16 March 2014, 14:42

Doing math doesn't help girls to get better jobs - study

Doing math doesn't help girls to get better jobs - study

Women make up around a quarter of all so-called STEM workers in science, technology, engineering, and math. Even though more girls are getting college degrees in these fields, male science and engineering graduates are employed in STEM jobs at twice the rate of women. The hurdles women face in entering these fields crop up at a young age, NYT says.

They are socialized to think women don't go into science and math. Just 20 percent of the high school students taking the Advanced Placement exam in computer science last year were girls, and in two states, not a single female student took it. Women make up 53 percent of college graduates but just 41 percent of those from science and engineering programs. Part of the problem is clearly that they face deep-seated discrimination when trying to get hired in these fields. The economist Larry Summers famously suggested once that so few women become scientists and engineers because of discrimination, preference and even differences in innate ability. A new study confirms this theory.

Researchers from Columbia Business School, the Booth School of Business at the University of Chicago, and the Kellogg School of Management at Northwestern University set up a lab experiment in which "managers" hired people to complete mathematical tasks that, on average, men and women performed equally well.Then test subjects had to decide who to hire. "Our results reveal a strong bias among subjects to hire male candidates," the researchers note, which was true of both men and women. With no information about the job "applicants" other than their appearance, the managers (of both sexes) were twice as likely to hire a man over a woman. This was because women were expected to perform worse on the math problems, even though it was a task they were equally like to do well.

Things improved when those doing the hiring were given full information about how the candidates did on the task, but even then discrimination wasn't totally eliminated. Perhaps worse, the employers' perceptions were changed when the information about performance was given to them by an "objective" source, i.e. by the people running the experiment. But when the candidates provided it themselves, there was still a bias toward choosing men.

So much for women's lack of ability getting in the way — even when they perform equally well, they're less likely to be hired into a math position. The researchers also note that a third explanation for the dearth of women, that they opt out of these jobs and prefer other work, doesn't apply to their findings either. "[W]e designed an experiment in which supply-side considerations did not apply," they write, "and those possible differences in preference could not lead to differences in performance quality." All signs point to heavy bias against women getting in the way.

But another factor is that even when women do get hired, they are getting pushed out much faster than men. Women leave these jobs 45 percent more often in the early years than men. Some are leaving because the conflict between these high-demand jobs conflicts with the fact that women are still usually the primary caregivers in a family. Sixty-two percent of female STEM workers — those who stick it out — don't have kids, compared to 57 percent of men.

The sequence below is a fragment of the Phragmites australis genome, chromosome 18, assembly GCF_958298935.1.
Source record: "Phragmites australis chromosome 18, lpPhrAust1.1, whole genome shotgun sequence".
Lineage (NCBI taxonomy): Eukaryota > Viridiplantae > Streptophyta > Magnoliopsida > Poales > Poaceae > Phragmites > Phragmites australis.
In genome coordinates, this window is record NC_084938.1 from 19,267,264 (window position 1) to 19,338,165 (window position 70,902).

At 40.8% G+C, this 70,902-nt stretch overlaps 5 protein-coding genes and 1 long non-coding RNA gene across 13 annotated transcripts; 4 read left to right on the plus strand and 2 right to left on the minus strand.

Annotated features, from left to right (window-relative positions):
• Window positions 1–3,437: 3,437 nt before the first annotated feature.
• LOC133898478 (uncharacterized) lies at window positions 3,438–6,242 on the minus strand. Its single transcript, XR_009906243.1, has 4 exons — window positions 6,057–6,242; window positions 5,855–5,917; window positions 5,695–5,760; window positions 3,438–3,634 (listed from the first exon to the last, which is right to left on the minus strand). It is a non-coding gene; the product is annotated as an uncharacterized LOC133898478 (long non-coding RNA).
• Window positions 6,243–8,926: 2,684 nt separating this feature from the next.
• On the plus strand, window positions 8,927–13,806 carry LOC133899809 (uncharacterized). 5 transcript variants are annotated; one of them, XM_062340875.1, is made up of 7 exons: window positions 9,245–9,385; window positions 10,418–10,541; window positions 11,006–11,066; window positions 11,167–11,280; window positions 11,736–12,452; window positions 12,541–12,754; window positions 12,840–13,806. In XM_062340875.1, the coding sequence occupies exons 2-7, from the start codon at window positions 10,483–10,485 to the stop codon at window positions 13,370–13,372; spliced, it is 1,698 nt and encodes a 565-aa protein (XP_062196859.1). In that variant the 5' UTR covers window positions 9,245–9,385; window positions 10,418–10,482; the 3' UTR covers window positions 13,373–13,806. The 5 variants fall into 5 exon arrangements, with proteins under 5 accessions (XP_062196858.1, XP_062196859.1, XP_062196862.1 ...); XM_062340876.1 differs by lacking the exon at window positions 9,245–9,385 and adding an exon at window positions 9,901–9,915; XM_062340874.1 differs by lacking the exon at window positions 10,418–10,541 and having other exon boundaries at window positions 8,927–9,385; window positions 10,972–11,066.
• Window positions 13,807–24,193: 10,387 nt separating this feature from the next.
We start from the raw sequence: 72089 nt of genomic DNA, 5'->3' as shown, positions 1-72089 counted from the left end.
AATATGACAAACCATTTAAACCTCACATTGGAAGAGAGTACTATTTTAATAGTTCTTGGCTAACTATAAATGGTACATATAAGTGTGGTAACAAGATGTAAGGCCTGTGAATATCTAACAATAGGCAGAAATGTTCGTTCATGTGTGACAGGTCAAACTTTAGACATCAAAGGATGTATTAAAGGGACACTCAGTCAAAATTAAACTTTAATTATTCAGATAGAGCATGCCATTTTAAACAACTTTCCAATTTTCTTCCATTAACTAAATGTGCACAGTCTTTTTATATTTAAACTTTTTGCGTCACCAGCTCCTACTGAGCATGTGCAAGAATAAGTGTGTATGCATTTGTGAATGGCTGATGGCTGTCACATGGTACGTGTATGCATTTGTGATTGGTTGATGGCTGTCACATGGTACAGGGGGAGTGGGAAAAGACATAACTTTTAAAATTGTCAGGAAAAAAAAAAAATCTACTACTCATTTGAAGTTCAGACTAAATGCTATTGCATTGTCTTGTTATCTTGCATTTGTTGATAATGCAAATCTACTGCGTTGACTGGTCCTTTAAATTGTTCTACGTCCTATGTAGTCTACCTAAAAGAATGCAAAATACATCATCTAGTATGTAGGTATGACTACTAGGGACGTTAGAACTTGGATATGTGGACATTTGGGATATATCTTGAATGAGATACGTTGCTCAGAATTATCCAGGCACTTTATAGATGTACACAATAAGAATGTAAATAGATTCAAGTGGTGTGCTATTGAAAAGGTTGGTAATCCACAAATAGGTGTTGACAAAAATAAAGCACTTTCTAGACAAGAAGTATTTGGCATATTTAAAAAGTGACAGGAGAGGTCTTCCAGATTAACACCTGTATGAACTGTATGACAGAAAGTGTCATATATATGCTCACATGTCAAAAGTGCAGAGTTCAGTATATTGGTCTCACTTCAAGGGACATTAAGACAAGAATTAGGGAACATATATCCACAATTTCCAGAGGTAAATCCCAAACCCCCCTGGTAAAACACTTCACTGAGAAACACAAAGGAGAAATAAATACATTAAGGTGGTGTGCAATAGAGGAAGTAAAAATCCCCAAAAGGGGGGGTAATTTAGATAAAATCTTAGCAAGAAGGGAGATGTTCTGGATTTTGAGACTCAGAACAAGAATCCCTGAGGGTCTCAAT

To top it all off, even women who study in the field, break into these jobs, and stay with it don't get the same rewards. Women who work full-time in a STEM job make $15,900 less each year than their male coworkers.

The professors, Ernesto Reuben of Columbia Business School, Paola Sapienza of the Kellogg School of Management at Northwestern and Luigi Zingales of the Booth School of Business at the University of Chicago, tried another version of the experiment, which they labeled "Cheap Talk." In this version, the job candidates were allowed to predict their own performance. Men tended to exaggerate their acumen, while women downplayed theirs. But the managers failed to compensate for that difference, and were again twice as likely to choose a man, NYT writes.

The bias persisted even when managers were given hard data about the applicants' ability to perform the tasks in question. Managers were still one-and-a-half times more likely to hire a man. When they knowingly chose the lower-performing candidate, two-thirds of the time they were choosing the male applicant.

The managers were also given an "implicit association test," or I.A.T., to measure their gender bias when it comes to math and science. "The very people who are biased against women about math, they're also less likely to believe that men boast," Mr. Zingales said. "So they're picking up a negative stereotype of women, but not a negative stereotype of men."

The study showed that hard evidence could reduce prejudice, Zingales said, but that it was even more important for managers to understand their own preexisting beliefs. "Anyone can do an IAT, and if they know that they are biased they should correct for that," he said.

Zingales said the findings could apply to graduate school admissions as much as to the workplace. And, he said, they shed light on why many women opt out of science and technology majors before they even reach graduation — they may assume that the negative response they are getting is based on their actual performance.

"People don't even learn," he said, "that they are equally capable."

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